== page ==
Hello GitHub!

, 2 min read

I came here after using Wordpress for over two years. I always want to keep stuff as simple as possible: I don't need a dashboard, plugins, a media library or a link database. Neither do I need a theme database, a user database or a WYSIWYG editor to create a blog post. That stuff is over-kill. And that was going through my mind the whole time. Today I pretty much dived head-on into github, jekyll and liquid to create this first post. And it was a blast. I learned so many useful things. But what I like most about this new setup is that, apart from the initial setup, there is almost no maintenance required. Whereas in popular blog software, you have to deal with frequent software updates, backups and broken plugins or broken themes.

I will try to write about my experiences with jekyll and liquid as I move on. Here's a summary of day #1:

Setting up github

This is not the first time I tried to get into using github. I admit that previously I had no idea what to use it for. But yesterday I stumbled upon pages.github.com and I was immediately intrigued. So today, I downloaded the github app for windows and created my first repository. This was pretty straightforward and right now I prefer the GUI over the command line.

Getting to know jekyll and liquid

The first documentation I found, was this one. It wasn't very helpful as it didn't explain how to actually create a page or even a blog. Turns out, I was looking in the wrong place. jekyllbootstrap.com (not existing anymore) was the biggest help, especially the introduction article. With the proper documentation at hand I quickly made progress and soon had my first template/page setup working. From there it was only a surprisingly small step to a blog.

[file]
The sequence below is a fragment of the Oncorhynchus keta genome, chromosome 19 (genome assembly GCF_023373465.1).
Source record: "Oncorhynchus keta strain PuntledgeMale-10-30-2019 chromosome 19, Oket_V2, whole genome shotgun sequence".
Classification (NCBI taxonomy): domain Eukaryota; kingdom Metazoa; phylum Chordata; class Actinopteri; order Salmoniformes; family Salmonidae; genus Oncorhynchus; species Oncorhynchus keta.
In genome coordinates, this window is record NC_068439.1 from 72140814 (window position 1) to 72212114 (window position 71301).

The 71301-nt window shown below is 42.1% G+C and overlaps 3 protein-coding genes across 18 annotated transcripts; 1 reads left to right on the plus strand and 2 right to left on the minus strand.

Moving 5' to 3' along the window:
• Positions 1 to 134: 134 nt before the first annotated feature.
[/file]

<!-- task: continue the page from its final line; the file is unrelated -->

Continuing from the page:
How this blog works

This markdown file contains all the text for the blog post. The YAML front matter at the top specifies the layout for the blog post, the category, tags and a title. The layout file contains html and a content variable that is replaced with the blog post by jekyll. You might notice that the post.html layout file has a layout defined. The default layout will replace the content variable with the post layout.


I'm using Sublime Text 2 to create the blog posts in markdown. Once I'm done writing a blog post I commit the file to the _posts folder in my repository. That's all there is to publishing. (It might take a few minutes until the changes show up.)


Philipp Hansch

Full Stack Developer

Philipp is a full stack developer currently heavily involved with Rust. Most notably he's a member of the Clippy team where he helps with bugfixing and documentation. You can follow him on Mastodon and find him on GitHub as well as Patreon.